RQ-11 Raven Small UAS (UAV): U.S. Army Sgt. 1st Class Darren Atterbery, of the 4th Battalion, 42nd Field Artillery Regiment, launches an RQ-11 Raven Unmanned Aerial Vehicle in the early morning hours in Taji, Iraq, May 23, 2006. (U.S. Navy photo by Photographer's Mate 1st Class Michael Larson)RQ-11 Raven Small UAS (UAV): U.S. Army Sgt. 1st Class Darren Atterbery, of the 4th Battalion, 42nd Field Artillery Regiment, launches an RQ-11 Raven Unmanned Aerial Vehicle in the early morning hours in Taji, Iraq, May 23, 2006. (U.S. Navy photo by Photographer's Mate 1st Class Michael Larson)

Detailed background:

Source: wikipedia.org

The AeroVironment RQ-11 Raven is a remote-controlled miniature unmanned aerial vehicle (or MUAV) used by the U.S. military and its allies. The craft is launched by hand and powered by an electric motor. The plane can fly up to 6.2 miles (10 km) up to altitudes of 1,000 feet (305 m) above ground level (AGL), and 15,000 feet mean sea level (MSL), at flying speed of 28-60 mph.

RQ-11 Raven Small UAS (UAV): Airman 1st Class Melvin Silva (left) and Senior Airman Glenn Gerald perform a pre-flight inspection on an RQ-11 Raven before a January mission at Kirkuk Air Base, Iraq. Despite weighing in at less than 5 pounds, this unmanned aerial vehicle plays a vital role in securing the base and surrounding neighborhoods. Airmen Silva and Gerald are 506th Expeditionary Security Forces Squadron Raven operators. (U.S. Air Force photo/Senior Master Sgt. Don Senger)RQ-11 Raven Small UAS (UAV): Airman 1st Class Melvin Silva (left) and Senior Airman Glenn Gerald perform a pre-flight inspection on an RQ-11 Raven before a January mission at Kirkuk Air Base, Iraq. Despite weighing in at less than 5 pounds, this unmanned aerial vehicle plays a vital role in securing the base and surrounding neighborhoods. Airmen Silva and Gerald are 506th Expeditionary Security Forces Squadron Raven operators. (U.S. Air Force photo/Senior Master Sgt. Don Senger)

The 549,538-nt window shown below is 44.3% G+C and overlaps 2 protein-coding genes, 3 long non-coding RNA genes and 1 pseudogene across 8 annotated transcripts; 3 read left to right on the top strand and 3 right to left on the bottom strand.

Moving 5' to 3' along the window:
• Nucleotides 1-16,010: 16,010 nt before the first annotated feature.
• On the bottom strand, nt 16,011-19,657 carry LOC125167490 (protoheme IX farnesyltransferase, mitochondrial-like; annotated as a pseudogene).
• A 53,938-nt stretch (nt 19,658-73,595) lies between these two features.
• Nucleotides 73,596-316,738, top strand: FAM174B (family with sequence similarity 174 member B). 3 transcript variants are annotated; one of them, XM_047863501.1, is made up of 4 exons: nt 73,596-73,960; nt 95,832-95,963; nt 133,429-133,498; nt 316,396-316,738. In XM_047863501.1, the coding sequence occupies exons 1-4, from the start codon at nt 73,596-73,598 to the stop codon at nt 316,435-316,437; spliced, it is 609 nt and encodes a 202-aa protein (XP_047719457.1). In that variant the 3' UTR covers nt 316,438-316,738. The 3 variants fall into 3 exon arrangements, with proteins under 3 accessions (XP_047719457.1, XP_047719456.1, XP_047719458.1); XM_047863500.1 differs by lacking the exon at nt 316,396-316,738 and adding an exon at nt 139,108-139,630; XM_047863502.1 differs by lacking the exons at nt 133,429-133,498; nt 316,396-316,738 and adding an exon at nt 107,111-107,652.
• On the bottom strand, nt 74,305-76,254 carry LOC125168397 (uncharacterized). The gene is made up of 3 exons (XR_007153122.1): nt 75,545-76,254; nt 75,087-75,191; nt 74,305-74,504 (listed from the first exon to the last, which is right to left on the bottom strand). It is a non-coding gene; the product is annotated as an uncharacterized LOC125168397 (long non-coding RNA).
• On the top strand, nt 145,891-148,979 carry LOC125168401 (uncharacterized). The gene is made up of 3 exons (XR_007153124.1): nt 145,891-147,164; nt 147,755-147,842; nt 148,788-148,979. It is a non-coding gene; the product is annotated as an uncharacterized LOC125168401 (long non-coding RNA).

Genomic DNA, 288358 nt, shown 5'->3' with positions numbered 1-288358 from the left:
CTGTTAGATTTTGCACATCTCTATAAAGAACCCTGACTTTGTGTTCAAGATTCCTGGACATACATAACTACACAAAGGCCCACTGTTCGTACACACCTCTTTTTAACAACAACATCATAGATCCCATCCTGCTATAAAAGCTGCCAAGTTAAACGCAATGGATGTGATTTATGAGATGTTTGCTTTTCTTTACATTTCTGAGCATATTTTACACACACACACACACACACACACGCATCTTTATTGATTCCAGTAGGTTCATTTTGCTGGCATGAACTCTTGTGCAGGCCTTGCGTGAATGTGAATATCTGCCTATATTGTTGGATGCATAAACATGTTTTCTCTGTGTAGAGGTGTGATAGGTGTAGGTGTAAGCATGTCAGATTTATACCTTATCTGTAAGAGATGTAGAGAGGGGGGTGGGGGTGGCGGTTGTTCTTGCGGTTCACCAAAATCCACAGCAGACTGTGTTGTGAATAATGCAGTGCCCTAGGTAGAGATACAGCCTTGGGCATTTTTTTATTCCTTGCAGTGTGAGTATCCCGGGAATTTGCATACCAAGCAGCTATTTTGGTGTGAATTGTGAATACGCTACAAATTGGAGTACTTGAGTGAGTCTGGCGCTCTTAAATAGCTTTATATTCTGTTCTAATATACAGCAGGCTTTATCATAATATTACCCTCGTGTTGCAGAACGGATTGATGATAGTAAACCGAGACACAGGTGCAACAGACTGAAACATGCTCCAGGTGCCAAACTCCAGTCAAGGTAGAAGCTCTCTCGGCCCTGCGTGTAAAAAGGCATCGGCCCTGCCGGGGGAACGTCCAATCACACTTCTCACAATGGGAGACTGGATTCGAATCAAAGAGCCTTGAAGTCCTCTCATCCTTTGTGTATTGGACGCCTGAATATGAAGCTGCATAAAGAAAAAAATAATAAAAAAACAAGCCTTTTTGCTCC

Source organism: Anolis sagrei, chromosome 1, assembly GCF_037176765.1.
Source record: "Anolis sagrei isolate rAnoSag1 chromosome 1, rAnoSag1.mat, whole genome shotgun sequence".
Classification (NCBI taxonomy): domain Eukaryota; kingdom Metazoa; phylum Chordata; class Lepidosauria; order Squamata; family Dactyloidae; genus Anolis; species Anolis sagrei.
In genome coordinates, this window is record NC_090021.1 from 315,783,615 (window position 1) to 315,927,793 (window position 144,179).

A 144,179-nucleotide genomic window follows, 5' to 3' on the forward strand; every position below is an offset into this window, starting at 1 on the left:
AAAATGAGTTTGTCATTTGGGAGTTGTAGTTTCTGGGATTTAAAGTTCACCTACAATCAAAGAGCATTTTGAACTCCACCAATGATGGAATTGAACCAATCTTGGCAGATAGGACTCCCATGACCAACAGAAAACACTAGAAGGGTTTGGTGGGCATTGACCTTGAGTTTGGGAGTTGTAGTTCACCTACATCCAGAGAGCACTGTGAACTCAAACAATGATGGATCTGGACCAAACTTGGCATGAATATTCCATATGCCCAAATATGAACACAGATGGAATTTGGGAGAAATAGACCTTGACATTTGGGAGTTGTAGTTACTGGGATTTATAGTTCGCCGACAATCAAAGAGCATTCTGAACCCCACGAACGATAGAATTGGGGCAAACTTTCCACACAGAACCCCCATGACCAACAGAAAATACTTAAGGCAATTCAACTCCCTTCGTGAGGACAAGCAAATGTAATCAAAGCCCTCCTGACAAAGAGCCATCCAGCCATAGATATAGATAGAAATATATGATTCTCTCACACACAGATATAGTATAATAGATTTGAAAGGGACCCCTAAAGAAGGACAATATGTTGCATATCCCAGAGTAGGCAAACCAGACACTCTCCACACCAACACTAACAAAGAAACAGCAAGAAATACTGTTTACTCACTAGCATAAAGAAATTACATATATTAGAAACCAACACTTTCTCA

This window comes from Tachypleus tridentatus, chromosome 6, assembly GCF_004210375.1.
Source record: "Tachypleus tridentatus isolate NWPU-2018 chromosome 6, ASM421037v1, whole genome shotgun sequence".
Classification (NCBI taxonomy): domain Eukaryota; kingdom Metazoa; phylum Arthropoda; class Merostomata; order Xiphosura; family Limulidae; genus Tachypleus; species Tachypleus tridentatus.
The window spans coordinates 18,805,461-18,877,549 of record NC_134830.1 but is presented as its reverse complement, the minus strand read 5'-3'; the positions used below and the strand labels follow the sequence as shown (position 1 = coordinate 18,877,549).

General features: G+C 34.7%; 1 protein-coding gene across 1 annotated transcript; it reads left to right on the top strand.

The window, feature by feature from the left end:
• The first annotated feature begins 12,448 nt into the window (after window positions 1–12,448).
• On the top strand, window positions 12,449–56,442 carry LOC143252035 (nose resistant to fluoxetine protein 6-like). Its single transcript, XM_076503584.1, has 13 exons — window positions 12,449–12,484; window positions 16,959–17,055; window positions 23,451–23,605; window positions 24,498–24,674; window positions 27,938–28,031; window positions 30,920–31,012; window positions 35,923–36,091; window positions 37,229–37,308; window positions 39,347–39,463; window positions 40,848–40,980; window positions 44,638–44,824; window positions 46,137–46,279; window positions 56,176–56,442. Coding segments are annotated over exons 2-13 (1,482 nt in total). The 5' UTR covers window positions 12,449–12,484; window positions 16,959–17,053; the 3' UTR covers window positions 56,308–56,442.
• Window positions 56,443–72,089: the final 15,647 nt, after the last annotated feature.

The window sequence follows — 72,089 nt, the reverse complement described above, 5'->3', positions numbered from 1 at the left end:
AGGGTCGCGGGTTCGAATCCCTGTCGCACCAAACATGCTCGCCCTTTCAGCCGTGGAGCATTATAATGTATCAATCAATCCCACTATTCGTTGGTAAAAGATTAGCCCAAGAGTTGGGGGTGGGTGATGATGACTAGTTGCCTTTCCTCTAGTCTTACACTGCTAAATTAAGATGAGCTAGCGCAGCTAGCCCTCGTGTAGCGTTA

Design and development

The Raven can be either remotely controlled from the ground station or fly completely autonomous missions using GPS waypoint navigation. The UAV can be ordered to immediately return to its launch point simply by pressing a single command button. Standard mission payloads include CCD color video and an infrared night vision camera.

A single Raven costs about $25,000 and the total system costs $250,000.

The Raven is used by the US Army, Marine Corps, and Special Forces Command of the United States. Additionally, US allies such as Australia, Italy, Denmark, and Spain have also begun acquiring it, with more countries expected over the next few years. As of early 2008, over 8,000 airframes have already been shipped, making it the most prolific UAV system in the world today.

The British forces in Iraq are using U.S. Raven equipment and personnel on loan.

Denmark acquired 12 Raven systems in September 2007 - three systems will be delivered to the Army Special Forces, while the remainder will be deployed with soldiers from the Danish Army's Artillery Training Center.

The Netherlands will acquire an unspecified number of RQ-11B systems for a total value of $7.7 million.

Variants

RQ-11A Raven A (no longer in production)
RQ-11B Raven B

Operators

Australia
Denmark
Spain
Italy
Netherlands
United Kingdom
United States

More photos: RQ-11 Raven Small UAS photo gallery